I’m going to try and make this a regular every Friday occurrence. Sometimes I’ll be blogging, sometimes I’ll have a guest. Today I am pleased to welcome one of my very good friends and writing buddy, Angela Magee.
But first… Tea.
Today I’m going to highlight a recent favorite of mine. Celestial Seasonings Sweet Apple Chamomile. You’ll notice I drink a lot of Celestial Seasonings tea. They are a local company and the stores around here carry a large variety. It’s good tea for a reasonable price.
This tea caught my eye because I really like apple. And I’m a fan of Chamomile. I’ve had other apple teas that are ok, but I’ve found that so far this is my favorite. It’s light and the Chamomile complements the Apple nicely. Neither overpower the other even when steeped for a long time. It is an Herbal Tea and is Caffeine Free and the ingredients list Chamomile, Natural Apple flavor with other natural flavors and Honey. I like it mixed with a bit of sugar because I like my teas sweet.
Ok, enough about tea. Here are some wise words from Angela.
How to get free reads without being an ass.
Julie and I spend a lot of time sharing online space; we bounce writing ideas off one another, talk about our lives, etc. The other day, she showed me Don’t Steal My Books. The title of this post by Lilith Saintcrow is pretty self explanatory (so you get the idea if you don’t want to click to it just yet, or if you have an objection to four-letter words), and it’s only the most recent of the very many author rants I’ve read against e-piracy. Yet it stuck in my head, maybe because she asked a very sensible question: “Why do I have to keep explaining to people that stealing is wrong?”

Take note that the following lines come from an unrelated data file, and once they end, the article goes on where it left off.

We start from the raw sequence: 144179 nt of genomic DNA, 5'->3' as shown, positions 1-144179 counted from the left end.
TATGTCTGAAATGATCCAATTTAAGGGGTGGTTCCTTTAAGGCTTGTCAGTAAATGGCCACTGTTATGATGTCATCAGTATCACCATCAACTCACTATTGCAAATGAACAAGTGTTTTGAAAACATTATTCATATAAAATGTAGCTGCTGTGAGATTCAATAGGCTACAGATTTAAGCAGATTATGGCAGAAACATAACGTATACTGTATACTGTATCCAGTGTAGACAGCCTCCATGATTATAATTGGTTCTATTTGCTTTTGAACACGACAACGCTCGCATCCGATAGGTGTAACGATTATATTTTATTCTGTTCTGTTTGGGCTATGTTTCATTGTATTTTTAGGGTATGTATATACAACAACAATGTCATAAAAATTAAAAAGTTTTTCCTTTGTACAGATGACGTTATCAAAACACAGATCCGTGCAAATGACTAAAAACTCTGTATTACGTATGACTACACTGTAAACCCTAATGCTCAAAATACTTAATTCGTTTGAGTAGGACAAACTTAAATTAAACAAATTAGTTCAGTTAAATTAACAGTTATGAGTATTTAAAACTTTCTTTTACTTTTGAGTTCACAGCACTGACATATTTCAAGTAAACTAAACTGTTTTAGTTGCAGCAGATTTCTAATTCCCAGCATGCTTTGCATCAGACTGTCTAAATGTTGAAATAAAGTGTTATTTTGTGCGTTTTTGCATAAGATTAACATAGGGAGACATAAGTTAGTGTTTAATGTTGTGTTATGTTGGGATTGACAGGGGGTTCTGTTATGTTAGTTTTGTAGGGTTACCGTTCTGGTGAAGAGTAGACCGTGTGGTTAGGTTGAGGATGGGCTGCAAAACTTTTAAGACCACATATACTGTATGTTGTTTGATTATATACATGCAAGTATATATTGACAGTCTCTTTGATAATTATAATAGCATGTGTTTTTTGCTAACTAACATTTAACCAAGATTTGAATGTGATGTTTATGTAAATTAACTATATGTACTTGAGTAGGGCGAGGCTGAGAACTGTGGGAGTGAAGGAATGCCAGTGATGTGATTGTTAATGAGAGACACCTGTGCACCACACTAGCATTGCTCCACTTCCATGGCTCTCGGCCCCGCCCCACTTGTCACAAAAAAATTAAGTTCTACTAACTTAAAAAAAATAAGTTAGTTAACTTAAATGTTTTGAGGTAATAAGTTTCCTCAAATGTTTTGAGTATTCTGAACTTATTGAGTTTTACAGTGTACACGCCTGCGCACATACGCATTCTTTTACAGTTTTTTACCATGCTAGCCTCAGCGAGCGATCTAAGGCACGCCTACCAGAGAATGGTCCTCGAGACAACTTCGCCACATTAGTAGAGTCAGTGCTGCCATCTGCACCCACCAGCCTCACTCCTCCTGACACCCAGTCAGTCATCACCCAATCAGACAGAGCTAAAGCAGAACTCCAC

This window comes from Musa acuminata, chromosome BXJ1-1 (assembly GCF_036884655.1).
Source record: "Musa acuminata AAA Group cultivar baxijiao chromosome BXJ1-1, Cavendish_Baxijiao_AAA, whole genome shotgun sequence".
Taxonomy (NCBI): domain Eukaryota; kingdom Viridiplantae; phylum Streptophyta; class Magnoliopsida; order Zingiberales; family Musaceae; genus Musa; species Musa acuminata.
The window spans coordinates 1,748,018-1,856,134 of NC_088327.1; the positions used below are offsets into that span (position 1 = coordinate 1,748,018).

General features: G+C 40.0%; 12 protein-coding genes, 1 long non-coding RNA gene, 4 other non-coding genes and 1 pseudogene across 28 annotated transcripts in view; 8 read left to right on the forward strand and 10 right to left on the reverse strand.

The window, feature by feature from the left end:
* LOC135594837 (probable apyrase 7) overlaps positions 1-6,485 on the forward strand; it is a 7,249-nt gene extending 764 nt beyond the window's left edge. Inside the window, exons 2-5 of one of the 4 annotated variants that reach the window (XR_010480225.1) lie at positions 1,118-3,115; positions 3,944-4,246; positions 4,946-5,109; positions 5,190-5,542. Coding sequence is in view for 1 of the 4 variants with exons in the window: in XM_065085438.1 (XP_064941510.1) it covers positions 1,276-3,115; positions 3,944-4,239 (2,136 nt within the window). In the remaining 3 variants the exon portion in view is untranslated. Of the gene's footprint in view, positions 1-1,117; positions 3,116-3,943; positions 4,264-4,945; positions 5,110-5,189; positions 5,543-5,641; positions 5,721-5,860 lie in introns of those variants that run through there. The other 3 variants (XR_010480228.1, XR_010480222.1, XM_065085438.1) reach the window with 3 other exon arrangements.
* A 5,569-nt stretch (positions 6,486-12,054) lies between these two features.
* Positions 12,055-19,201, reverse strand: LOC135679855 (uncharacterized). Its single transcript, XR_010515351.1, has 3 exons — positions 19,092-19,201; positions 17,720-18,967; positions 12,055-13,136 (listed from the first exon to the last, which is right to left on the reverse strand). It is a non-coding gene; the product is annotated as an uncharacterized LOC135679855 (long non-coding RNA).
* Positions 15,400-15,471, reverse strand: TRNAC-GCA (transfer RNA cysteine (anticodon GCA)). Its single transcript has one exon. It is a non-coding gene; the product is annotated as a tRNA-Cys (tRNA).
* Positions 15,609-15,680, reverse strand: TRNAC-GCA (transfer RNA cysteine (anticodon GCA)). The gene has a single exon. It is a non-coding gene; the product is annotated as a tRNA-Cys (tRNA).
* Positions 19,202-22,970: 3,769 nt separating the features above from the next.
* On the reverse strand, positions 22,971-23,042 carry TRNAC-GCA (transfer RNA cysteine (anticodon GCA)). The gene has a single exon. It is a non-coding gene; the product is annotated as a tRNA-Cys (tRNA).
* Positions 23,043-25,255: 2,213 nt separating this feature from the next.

There are probably lots of types of people who steal ebooks. Off the top of my head there’s
1. People who want what they want when they want it.
2. People who are broke and decide that the problem is there regardless of them; their downloading a book or two doesn’t make it any worse.
3. People who really don’t get that they’re stealing.
If you’re the first type, nothing I say here is going to matter to you. You’ve heard it all, and you don’t care. I can *almost* sympathize; take the morality out of it, and you can argue that the music industry went nuts about song sharing, but they keep making more and more money. There are just two problems with that: it’s wrong to take the morality out of it, and the music industry and the book industry are very different.
The vast majority of authors are lucky to write for a living. That’s not to say that it’s all right to download pirated copies of Nora Roberts or Stephen King books, but if you’re torrenting books thinking that you’re not doing any harm, you’re taking a product (without paying) from someone who’s maybe making their rent with the sales from their work. Maybe.
I’ve come up with a dozen or so analogies to try to explain, but I’ll spare you. It comes down to this: stories are the same as any other product, even if they don’t seem the same. Taking them without pay is only OK when the person who owns them says it’s OK.
The cool thing is, there are free reads out there that are on the up and up.